WCE 2016: Retroperitoneoscopic Radical Nephrectomy With Thormbectomy From Inferior Vena Cava - Session Highlights

Cape Town, South Africa (UroToday.com) Advanced renal cell carcinoma (RCC) is associated with a tumor thrombus located in the inferior vena cava (IVC) in 3-11% of patients undergoing radical nephrectomy. Surgical treatment
of T3b RCC with IVC invasion still presents a challenge not only in endoscopic but also in open surgery.

In spite of the fact that laparoscopic radical nephrectomy is acknowledged as the gold standard of treatment of renal cell carcinoma, reports on laparoscopic thrombectomies in patients with level II-II tumor thrombi are infrequent. The transperitoneal approach was used in the vast majority of these cases, and only a few researchers have reported utilizing the retroperitoneal access. We describe our experience in performing laparoscopic retroperitoneal radical nephrectomy and IVC thrombectomy in patients with renal cell carcinoma and level II tumor thrombus.

Authors review their experience between September 2013 to August 2016. A total five patients with RCC and level II IVC tumor thrombi underwent laparoscopic radical nephrectomies with IVC thrombectomy via retroperitoneoscopic approach.

The surgical technique was described in detail and ss is the standard for reproperitoneoscopic procedures, a 1 cm long incision was made below the inferior border of the XI rib, the fibers of the external and internal oblique abdominal and transversal abdominal muscles, the abdominal fascia were consecutively drawn apart. A small cavity was created digitally and a balloon inserted. The working space was created by pumping air into the retroperitoneal dilating balloon. Authors placed a 12 mm trocar and insufflated CO2 determining 14 mm HG pressure. Two more trocars – 10 and 12 mm – were placed under endoscopic guidance at 4-5 sm distance in the direction of the iliac crest and the umbilicus respectively.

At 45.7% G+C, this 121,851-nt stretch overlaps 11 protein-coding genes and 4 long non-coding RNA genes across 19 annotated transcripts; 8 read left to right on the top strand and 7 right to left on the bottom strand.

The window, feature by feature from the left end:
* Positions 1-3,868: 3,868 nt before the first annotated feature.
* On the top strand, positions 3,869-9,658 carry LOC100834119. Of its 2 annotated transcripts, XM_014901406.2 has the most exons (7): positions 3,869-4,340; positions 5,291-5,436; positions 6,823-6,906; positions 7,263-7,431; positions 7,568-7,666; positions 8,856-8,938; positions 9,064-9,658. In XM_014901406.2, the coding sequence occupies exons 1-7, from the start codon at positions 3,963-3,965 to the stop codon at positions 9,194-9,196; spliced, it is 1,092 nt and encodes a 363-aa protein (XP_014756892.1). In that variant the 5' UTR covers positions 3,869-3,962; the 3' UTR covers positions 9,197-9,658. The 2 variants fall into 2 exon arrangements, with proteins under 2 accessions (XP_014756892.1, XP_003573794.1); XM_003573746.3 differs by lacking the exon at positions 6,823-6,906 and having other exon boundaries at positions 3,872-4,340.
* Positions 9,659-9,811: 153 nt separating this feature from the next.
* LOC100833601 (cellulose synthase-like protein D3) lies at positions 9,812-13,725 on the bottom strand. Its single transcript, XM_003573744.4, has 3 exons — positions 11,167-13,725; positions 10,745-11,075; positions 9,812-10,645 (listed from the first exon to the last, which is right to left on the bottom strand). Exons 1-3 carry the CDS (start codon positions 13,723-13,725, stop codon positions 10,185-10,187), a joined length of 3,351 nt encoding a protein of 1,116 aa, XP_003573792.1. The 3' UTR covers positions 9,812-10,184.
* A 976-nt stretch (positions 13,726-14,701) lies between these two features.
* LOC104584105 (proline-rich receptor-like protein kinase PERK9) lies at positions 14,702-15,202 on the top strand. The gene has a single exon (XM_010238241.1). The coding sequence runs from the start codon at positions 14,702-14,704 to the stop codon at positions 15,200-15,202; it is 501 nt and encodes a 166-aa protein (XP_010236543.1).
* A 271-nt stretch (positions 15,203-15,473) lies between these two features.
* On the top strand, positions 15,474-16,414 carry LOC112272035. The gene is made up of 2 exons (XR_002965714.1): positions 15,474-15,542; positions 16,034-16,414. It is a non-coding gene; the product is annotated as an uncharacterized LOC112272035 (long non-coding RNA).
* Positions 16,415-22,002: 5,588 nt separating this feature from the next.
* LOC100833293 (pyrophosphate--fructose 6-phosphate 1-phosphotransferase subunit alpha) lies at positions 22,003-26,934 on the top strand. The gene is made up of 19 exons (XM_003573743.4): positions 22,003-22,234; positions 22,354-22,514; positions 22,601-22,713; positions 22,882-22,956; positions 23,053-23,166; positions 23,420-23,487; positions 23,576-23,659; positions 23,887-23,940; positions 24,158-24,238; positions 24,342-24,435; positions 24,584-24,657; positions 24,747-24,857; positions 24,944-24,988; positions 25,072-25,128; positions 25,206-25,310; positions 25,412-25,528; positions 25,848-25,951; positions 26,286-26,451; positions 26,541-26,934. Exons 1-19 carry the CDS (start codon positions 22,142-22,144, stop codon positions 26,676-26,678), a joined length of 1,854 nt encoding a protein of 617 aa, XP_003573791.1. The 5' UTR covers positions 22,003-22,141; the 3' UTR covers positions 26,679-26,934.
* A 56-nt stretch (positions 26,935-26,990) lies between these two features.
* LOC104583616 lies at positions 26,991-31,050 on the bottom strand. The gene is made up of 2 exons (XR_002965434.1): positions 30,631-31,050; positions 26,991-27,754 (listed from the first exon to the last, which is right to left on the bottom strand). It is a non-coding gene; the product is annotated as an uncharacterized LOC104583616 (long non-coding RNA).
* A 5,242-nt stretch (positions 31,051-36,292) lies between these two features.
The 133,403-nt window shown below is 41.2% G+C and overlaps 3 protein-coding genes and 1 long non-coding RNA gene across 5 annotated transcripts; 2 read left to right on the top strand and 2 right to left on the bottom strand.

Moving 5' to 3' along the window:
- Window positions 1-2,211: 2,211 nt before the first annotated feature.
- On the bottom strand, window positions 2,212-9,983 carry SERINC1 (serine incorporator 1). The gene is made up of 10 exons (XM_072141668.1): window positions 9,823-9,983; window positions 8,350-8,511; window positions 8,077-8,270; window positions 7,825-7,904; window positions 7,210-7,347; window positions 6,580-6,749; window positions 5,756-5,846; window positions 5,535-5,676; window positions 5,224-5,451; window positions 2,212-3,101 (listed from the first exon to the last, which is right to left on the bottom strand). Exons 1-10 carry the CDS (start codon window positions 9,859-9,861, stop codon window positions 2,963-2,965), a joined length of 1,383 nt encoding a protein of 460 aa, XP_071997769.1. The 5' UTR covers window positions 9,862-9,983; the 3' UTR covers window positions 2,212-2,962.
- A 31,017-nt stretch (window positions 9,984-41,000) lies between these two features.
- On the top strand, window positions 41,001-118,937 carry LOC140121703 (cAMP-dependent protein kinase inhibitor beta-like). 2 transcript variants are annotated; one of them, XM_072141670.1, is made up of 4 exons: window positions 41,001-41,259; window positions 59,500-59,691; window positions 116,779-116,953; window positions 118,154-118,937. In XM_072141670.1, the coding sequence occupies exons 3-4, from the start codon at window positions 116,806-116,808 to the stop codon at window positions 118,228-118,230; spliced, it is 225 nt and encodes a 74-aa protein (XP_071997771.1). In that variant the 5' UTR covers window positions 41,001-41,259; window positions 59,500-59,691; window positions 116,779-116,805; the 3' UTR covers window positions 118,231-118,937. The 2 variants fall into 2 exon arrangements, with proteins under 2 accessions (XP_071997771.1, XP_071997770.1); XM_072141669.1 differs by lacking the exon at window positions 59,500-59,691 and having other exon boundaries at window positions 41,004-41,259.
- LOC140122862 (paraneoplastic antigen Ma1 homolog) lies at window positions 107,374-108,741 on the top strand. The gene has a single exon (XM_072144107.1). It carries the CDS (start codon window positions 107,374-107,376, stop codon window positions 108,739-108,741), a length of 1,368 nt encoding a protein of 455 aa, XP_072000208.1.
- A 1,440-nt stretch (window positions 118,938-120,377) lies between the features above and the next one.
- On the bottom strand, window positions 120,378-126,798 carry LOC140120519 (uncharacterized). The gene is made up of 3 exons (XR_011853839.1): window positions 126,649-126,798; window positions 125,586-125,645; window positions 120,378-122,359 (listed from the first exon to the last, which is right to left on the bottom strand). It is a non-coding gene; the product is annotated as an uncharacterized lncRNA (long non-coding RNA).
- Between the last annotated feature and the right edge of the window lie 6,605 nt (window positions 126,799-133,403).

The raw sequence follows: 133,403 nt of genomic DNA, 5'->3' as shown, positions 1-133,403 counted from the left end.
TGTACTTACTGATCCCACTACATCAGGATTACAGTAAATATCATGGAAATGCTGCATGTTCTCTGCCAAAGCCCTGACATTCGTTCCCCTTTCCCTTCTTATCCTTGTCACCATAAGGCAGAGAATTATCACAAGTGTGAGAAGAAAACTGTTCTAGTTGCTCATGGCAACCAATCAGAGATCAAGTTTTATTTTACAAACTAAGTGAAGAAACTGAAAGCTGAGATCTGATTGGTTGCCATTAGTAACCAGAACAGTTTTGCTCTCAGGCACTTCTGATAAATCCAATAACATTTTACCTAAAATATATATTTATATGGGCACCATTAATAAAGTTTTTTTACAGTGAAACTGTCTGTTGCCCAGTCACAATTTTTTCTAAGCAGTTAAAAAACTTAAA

All 5 patients underwent laparoscopic procedures without conversion to open surgery. The tumor size varied from 8 to 12 cm with the mean size of 6cm. the mean thromb size 3.5 (2 to 5.5 cm). The mean duration of the procedures was 320 mins (240-450min). The blood loss did not exceed 1000 cc. No significant complications occurred intraoperatively or in the early postoperative period. The patients were discharged in satisfactory condition on the 7th - 19th postoperative day. One patient with multiple lung and bone metastases died 11 months after the surgery. With a follow-up period of 2-35 months, the two other patients have no signs of recurrence.

Authors concluded that the laparoscopic approach for T3b RCC and level II-III tumor thrombus is a challenging technique. As any other laparoscopic procedure, it is associated with a steep learning curve and requires advanced laparoscopic skills. In the hands of the experts, the procedure is relatively safe and efficacious.

Retroperitoneal approach possesses advantages over the transperitoneal one. Further introduction of retroperitoneoscopic procedures in patients of this complex category may decrease the risk of postoperative complications and possibly enhance general survival rate. However more experience and further studies are needed to elucidate the role of this approach in the routine clinical practice.

Presented by Dmitry Perlin, MD

Authors: Dmitry Perlin 1,2, V.P. Zipunnikov 1, I.N. Dymkov 1, A.O. Shmanev 2, O.N. Shevchenko
1. Volgograd State medical University, Urology Department
2. Volgograd Regional Hospital of Urology

Written By: Zhamshid Okhunov, MD, University of California, Irvine, USA, Department of Urology

34th World Congress of Endourology and SAUA meeting - November 7-12, 2016 – Cape Town, South Africa